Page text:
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October 26, 2012 | John Murgel, Horticulturist

Fungi sometimes get a bad rap.  They are suspicious, insidious, and villainous—growing unseen and erupting without warning from just about anything.  Not everyone is down on fungus though (Wales celebrated National Fungus Day on October 14), and for good reason.  Fungi are important decomposers of plant matter (without them we’d all be neck-deep or worse in leaves and old wood) and are essential partners for plants for nutrient and water uptake.

In addition to their ecosystem services many species of fungi brighten our world in another way—by literally glowing.  Bioluminescence, the production of light by living things, is most popularly known among microscopic ocean-going organisms, but many species of fungi glow in the dark as well.  Among them is North American denizen Armillaria solidipes (formerly known as Armillaria ostoyae).  Armillaria solidipes is a parasitic fungus responsible for root-rot disease.  It infects just about every tree species found in the Rockies and is fairly common.  The genus Armillaria is found world-wide, and many of its member species glow in the dark. Humans have known about this for a long time.  In fact, Aristotle and Pliny the Elder both described light emission from rotten wood and Pliny even identified the culprit as the sweet tasting Armillaria mellea or honey mushroom.   The glow is known in European cultures as foxfire, fairyfire, or will o’ the wisp.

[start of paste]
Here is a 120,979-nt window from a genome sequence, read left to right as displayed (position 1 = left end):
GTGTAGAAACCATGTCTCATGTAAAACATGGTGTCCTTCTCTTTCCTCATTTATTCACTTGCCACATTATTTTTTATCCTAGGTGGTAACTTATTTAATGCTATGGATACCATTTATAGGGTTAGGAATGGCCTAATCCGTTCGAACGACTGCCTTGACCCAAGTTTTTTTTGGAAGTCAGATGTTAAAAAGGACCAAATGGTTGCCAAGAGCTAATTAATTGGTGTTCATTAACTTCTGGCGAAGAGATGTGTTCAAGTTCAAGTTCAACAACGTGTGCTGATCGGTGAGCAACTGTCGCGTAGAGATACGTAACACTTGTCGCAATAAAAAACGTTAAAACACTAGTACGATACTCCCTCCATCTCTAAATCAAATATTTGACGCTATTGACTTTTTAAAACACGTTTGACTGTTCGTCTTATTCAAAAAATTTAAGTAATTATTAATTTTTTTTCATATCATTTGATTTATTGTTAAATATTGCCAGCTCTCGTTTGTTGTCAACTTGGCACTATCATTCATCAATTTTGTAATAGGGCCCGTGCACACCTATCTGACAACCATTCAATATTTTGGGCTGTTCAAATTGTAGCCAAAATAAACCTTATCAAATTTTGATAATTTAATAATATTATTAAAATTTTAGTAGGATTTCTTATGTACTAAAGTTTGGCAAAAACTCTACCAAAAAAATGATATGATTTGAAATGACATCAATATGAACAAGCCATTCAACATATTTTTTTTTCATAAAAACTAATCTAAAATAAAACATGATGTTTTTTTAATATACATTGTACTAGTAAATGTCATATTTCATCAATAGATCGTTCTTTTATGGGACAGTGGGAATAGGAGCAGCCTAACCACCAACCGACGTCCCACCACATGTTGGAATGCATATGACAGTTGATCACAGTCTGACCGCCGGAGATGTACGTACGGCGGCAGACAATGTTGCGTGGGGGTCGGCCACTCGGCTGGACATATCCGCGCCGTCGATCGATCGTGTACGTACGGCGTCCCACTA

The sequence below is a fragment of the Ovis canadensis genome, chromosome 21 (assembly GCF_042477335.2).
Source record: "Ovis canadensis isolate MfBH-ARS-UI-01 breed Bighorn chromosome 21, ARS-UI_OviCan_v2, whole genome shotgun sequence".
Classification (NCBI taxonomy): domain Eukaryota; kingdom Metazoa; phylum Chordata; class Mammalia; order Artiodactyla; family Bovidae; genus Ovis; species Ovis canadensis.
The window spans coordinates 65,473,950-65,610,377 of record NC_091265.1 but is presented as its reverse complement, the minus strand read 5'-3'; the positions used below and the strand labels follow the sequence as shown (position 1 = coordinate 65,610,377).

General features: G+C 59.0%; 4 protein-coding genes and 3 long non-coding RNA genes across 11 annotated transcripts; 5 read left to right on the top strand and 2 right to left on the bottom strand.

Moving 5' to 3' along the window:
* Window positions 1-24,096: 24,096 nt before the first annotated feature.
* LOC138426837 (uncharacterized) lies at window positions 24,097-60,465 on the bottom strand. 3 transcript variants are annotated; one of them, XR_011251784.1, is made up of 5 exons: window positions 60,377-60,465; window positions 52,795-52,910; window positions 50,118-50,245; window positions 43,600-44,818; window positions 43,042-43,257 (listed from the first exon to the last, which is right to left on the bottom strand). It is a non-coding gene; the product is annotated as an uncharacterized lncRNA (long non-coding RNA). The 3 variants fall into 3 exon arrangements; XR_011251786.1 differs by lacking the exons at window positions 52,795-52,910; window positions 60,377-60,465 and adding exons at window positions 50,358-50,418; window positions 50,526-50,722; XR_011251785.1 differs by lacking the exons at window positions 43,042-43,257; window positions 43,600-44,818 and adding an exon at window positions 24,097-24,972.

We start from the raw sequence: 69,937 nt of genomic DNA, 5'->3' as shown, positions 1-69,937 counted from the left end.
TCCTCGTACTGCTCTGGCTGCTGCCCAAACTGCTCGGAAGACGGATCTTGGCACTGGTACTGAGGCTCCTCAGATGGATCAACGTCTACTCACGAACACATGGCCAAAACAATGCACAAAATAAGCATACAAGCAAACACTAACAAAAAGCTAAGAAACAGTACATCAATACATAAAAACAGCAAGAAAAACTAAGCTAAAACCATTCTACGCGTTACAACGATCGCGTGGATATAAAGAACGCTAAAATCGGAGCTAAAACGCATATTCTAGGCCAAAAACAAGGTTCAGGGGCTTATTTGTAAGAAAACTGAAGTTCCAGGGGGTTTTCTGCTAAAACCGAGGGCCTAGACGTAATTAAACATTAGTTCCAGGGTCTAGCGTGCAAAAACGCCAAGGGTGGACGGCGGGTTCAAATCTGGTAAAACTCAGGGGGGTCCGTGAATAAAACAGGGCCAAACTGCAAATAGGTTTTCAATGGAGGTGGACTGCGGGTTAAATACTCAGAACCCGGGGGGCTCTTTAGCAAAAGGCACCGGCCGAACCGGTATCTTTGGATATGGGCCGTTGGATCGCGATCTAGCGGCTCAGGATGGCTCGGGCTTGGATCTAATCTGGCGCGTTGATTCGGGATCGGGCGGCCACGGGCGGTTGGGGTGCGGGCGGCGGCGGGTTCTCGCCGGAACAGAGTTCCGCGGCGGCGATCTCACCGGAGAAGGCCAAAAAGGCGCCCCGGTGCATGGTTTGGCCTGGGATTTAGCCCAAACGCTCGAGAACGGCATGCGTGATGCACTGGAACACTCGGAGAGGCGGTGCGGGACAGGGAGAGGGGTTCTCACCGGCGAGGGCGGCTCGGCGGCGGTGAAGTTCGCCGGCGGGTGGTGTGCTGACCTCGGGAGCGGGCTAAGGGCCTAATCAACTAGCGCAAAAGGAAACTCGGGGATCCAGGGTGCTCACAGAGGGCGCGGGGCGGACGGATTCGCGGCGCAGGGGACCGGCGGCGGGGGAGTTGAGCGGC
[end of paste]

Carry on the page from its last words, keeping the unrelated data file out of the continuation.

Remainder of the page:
What is less well known is why fungi glow in the first place.  Mycologists have been studying fungal bioluminescence in earnest for over half a century, but why the compounds responsible for the rather eerie green glow are produced remains mysterious.  Some speculate that the glow is like warning coloration, designed to alert soil-dwelling organisms that would graze on the fungus that it contains dangerous toxins.  Others have hypothesized that the glow attracts predators of the same soil “fungivores”.  Still other scientists guess that the bioluminescence is merely a by-product of metabolic processes and serves no functional purpose.  Depending on the species, fungal bioluminescence may be all of these things, or something we haven’t thought of yet.

Our local bio-illuminater, Armillaria solidipes, only produces light in its non-reproductive portions, which are usually underground or within wood.  Its brownish mushrooms produce no light but are a good way to find patches of potentially glowing woodland during the day when in season.  Individual Armillaria spread through the forest using underground runners and can become quite large.  One individual in Oregon is a contender for the world’s largest organism—it covers 3 square miles and is estimated to weigh in at over a million pounds.

For more information about fungus of any kind, you can visit the Sam Mitchel Herbarium of Fungi located at the York St. site of Denver Botanic Gardens.

“Mushrooms” by Sylvia Plath

Overnight, very
Whitely, discreetly,
Very quietly

Our toes, our noses
Take hold on the loam,
Acquire the air.

Nobody sees us,
Stops us, betrays us;
The small grains make room.

Soft fists insist on
Heaving the needles,
The leafy bedding,

Even the paving.
Our hammers, our rams,
Earless and eyeless,

Perfectly voiceless,
Widen the crannies,
Shoulder through holes. We

Diet on water,
On crumbs of shadow,
Bland-mannered, asking

Little or nothing.
So many of us!
So many of us!

We are shelves, we are
Tables, we are meek,
We are edible,

Nudgers and shovers
In spite of ourselves.
Our kind multiplies:

We shall by morning
Inherit the earth.
Our foot's in the door.


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